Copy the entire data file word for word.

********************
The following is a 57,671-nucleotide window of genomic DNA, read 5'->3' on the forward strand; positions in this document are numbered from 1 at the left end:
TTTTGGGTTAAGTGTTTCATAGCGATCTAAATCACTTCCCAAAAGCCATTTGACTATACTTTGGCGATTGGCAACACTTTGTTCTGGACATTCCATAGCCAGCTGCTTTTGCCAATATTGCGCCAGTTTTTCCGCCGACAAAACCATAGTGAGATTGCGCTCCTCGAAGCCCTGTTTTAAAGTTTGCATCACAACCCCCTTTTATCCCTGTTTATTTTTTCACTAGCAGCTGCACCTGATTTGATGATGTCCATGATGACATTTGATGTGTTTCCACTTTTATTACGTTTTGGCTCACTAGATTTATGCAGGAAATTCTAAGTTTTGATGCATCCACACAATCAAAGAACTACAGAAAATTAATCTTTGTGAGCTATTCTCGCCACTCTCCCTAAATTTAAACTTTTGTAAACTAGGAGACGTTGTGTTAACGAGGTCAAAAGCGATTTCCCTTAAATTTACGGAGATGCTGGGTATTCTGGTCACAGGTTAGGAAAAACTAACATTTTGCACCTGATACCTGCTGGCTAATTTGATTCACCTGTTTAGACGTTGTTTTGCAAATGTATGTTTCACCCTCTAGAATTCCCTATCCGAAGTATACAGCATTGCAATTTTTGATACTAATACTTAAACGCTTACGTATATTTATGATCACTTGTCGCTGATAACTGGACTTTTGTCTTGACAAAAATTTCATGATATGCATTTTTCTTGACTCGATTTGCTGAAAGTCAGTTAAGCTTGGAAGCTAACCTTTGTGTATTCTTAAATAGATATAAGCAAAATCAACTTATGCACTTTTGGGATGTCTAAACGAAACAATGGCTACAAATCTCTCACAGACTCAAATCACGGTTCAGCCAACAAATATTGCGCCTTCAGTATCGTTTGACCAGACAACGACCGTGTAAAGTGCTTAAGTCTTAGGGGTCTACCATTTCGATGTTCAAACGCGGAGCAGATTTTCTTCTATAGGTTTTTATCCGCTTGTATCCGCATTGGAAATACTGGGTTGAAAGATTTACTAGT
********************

The following is a 57,671-nucleotide window of genomic DNA, read 5'->3' on the forward strand; positions in this document are numbered from 1 at the left end:
TTTTGGGTTAAGTGTTTCATAGCGATCTAAATCACTTCCCAAAAGCCATTTGACTATACTTTGGCGATTGGCAACACTTTGTTCTGGACATTCCATAGCCAGCTGCTTTTGCCAATATTGCGCCAGTTTTTCCGCCGACAAAACCATAGTGAGATTGCGCTCCTCGAAGCCCTGTTTTAAAGTTTGCATCACAACCCCCTTTTATCCCTGTTTATTTTTTCACTAGCAGCTGCACCTGATTTGATGATGTCCATGATGACATTTGATGTGTTTCCACTTTTATTACGTTTTGGCTCACTAGATTTATGCAGGAAATTCTAAGTTTTGATGCATCCACACAATCAAAGAACTACAGAAAATTAATCTTTGTGAGCTATTCTCGCCACTCTCCCTAAATTTAAACTTTTGTAAACTAGGAGACGTTGTGTTAACGAGGTCAAAAGCGATTTCCCTTAAATTTACGGAGATGCTGGGTATTCTGGTCACAGGTTAGGAAAAACTAACATTTTGCACCTGATACCTGCTGGCTAATTTGATTCACCTGTTTAGACGTTGTTTTGCAAATGTATGTTTCACCCTCTAGAATTCCCTATCCGAAGTATACAGCATTGCAATTTTTGATACTAATACTTAAACGCTTACGTATATTTATGATCACTTGTCGCTGATAACTGGACTTTTGTCTTGACAAAAATTTCATGATATGCATTTTTCTTGACTCGATTTGCTGAAAGTCAGTTAAGCTTGGAAGCTAACCTTTGTGTATTCTTAAATAGATATAAGCAAAATCAACTTATGCACTTTTGGGATGTCTAAACGAAACAATGGCTACAAATCTCTCACAGACTCAAATCACGGTTCAGCCAACAAATATTGCGCCTTCAGTATCGTTTGACCAGACAACGACCGTGTAAAGTGCTTAAGTCTTAGGGGTCTACCATTTCGATGTTCAAACGCGGAGCAGATTTTCTTCTATAGGTTTTTATCCGCTTGTATCCGCATTGGAAATACTGGGTTGAAAGATTTACTAGT